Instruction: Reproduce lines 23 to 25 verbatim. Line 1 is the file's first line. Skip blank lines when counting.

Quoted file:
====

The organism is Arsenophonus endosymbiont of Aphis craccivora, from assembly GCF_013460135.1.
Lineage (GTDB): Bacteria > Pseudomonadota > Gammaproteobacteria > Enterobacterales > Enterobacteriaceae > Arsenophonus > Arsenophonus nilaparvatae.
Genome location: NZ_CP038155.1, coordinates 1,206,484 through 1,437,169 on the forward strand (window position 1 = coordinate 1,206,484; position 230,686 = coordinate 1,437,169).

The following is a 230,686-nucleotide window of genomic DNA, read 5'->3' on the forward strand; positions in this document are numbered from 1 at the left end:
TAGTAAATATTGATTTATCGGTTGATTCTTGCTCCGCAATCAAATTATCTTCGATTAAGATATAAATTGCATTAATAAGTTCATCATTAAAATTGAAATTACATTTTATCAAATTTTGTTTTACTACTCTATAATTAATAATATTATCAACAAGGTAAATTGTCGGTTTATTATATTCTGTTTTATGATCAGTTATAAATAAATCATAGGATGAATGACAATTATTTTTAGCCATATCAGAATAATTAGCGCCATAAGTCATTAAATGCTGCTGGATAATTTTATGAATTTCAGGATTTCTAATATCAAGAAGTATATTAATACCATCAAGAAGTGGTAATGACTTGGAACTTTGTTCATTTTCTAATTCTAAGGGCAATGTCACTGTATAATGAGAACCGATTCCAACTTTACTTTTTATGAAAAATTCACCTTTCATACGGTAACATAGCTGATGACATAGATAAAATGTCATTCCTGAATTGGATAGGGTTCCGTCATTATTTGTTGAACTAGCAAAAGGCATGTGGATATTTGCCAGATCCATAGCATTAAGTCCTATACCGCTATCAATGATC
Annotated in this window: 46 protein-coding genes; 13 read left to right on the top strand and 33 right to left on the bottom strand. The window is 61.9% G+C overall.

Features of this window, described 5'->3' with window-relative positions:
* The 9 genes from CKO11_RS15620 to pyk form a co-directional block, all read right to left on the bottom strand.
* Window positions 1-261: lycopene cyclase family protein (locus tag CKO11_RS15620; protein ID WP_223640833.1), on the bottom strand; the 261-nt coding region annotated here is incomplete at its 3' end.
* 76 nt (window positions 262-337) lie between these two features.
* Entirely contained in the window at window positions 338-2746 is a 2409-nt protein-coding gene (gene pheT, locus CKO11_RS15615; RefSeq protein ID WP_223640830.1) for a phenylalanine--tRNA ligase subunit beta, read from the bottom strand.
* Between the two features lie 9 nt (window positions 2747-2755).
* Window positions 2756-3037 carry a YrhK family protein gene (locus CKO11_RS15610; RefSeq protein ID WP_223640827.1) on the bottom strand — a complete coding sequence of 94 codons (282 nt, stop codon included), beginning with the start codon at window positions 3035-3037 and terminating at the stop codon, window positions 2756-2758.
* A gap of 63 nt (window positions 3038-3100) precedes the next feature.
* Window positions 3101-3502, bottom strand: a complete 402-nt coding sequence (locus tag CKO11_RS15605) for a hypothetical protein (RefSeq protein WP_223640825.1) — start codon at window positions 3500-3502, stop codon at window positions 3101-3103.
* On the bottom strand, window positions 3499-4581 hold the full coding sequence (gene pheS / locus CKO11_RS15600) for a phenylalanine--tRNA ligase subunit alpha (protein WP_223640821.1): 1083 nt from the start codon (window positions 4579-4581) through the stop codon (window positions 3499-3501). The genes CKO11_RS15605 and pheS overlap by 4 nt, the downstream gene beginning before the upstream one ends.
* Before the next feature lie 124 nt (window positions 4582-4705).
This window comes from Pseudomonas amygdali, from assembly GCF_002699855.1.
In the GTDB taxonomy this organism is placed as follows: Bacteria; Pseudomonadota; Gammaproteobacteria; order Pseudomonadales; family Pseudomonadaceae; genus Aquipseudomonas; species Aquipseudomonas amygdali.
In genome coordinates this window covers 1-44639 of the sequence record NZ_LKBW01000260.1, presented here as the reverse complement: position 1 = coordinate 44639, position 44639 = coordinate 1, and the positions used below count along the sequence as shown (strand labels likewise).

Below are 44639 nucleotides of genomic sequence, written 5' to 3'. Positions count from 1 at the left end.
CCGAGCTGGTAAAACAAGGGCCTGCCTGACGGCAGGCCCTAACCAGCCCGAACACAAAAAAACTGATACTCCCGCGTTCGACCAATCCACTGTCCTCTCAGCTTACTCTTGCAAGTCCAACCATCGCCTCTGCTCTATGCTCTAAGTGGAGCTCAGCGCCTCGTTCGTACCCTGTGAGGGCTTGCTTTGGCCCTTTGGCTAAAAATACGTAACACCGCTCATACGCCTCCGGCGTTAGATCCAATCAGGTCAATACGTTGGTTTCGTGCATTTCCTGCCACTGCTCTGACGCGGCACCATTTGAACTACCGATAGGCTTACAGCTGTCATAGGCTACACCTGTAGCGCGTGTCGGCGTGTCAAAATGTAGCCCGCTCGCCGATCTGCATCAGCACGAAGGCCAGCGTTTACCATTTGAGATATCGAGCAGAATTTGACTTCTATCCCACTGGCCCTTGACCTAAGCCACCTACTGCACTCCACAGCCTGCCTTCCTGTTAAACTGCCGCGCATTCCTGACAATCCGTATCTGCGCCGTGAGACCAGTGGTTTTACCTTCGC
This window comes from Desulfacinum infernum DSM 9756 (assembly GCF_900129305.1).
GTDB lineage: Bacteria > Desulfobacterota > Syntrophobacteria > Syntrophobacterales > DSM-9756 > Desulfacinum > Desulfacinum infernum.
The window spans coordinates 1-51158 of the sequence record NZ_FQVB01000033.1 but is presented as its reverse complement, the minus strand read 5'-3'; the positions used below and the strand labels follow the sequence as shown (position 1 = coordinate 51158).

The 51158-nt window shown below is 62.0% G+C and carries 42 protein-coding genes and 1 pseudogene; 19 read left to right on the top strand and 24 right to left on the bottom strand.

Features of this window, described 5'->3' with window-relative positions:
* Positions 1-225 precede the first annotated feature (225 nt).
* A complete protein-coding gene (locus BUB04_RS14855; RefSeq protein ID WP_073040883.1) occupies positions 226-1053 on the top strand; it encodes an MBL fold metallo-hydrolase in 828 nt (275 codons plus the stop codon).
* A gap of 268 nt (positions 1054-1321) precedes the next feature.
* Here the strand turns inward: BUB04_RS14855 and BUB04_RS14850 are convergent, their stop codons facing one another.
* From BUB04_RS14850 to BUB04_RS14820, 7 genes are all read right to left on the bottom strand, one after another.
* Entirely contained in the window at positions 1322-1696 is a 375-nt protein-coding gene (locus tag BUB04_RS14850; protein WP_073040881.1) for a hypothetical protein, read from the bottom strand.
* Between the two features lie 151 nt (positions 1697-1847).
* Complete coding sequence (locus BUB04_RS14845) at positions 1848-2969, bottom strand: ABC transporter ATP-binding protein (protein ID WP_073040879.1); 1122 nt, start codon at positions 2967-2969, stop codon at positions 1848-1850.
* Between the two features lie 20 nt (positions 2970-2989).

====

This window comes from Desulfacinum infernum DSM 9756 (assembly GCF_900129305.1).
GTDB lineage: Bacteria > Desulfobacterota > Syntrophobacteria > Syntrophobacterales > DSM-9756 > Desulfacinum > Desulfacinum infernum.
The window spans coordinates 1-51158 of the sequence record NZ_FQVB01000033.1 but is presented as its reverse complement, the minus strand read 5'-3'; the positions used below and the strand labels follow the sequence as shown (position 1 = coordinate 51158).